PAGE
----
So...I realize (after reading a couple of comments), that I might have sounded a bit harsh on "1984". It wasn't that I didn't like the book, it was that I felt bogged down in the middle section (Goldstein's book). It actually reminded me of why I don't enjoy Ann Rand; her whole montage for pages just drives me nuts.
I liked the beginnings of the novel, the idea that Winston knows what he's doing is wrong-especially the photograph of the three framed party members, the first meeting with Julia, the shop owner (I've forgotten his name). I'd actually forgotten how they'd gotten caught, so him being a member of the Thought Police was a nice "surprise". I liked the ending too, well, the part where O'Brian is trying to convince Winston that four is five...it reminded me (Oh God) from an episode of Star Trek: TNG (Oh God) where Picard has been captured by the Romulains (Oh God) and he's being tortured and to get it to stop, all he has to say is that there are five lights (there are four).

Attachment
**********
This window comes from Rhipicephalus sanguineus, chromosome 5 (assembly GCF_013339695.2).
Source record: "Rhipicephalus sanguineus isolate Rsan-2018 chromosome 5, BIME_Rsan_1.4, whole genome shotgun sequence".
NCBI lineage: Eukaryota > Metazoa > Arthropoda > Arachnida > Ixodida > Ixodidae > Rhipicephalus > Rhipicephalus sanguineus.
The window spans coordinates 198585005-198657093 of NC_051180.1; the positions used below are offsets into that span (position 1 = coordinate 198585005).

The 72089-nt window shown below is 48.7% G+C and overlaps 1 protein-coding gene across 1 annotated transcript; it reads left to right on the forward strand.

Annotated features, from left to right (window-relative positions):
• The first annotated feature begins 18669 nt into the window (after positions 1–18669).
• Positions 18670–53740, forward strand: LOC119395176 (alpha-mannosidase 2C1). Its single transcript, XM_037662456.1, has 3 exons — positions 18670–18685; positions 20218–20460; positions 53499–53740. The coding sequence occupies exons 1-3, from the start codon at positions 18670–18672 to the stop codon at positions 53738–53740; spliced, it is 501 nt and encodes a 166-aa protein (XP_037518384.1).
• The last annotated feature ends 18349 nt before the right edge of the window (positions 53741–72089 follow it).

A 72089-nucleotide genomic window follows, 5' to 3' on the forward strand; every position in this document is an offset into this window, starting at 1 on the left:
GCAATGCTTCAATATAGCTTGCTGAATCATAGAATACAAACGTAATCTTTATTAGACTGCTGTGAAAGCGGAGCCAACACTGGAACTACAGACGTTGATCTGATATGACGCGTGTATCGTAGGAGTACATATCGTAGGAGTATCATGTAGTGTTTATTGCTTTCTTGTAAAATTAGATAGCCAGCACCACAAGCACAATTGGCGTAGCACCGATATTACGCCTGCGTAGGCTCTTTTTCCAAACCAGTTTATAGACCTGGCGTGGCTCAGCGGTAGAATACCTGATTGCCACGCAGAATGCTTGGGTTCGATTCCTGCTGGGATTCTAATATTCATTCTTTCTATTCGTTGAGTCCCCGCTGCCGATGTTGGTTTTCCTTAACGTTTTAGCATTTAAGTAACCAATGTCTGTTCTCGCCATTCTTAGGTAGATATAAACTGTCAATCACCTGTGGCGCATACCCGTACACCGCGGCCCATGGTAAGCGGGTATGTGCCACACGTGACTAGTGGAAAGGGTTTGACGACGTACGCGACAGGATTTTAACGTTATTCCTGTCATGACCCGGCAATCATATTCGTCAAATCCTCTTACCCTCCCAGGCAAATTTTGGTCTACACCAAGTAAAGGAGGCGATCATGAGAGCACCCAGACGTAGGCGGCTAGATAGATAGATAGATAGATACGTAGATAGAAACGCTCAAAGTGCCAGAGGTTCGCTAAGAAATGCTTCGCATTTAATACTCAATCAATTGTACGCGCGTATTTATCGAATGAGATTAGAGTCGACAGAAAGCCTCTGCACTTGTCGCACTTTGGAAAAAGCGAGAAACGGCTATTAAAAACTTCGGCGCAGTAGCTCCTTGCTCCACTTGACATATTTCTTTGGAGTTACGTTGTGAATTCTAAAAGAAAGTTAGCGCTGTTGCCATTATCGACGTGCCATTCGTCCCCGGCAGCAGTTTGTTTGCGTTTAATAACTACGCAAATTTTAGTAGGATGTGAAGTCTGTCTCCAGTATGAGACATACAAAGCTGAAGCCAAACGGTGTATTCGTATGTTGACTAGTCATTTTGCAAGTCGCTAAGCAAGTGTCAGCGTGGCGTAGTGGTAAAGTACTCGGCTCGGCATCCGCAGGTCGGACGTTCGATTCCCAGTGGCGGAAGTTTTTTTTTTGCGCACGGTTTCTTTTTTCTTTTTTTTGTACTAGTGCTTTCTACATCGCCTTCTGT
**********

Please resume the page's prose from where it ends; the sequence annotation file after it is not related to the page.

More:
(Yes, I used to watch Star Trek: TNG. I like Patrick Steward; he rocks. And I was 15. Wesley was cute.)
Anyway. I think what I didn't like was the idea of living like that. Where you had no say, no voice, no hope. You couldn't read, write, love, have a life. That scares me, which did colour my overall impression of the book. I think that "1984" is going to be put up there along with "The Grapes of Wrath" on my "well written, descriptive, thought provoking, but never want to read again" list.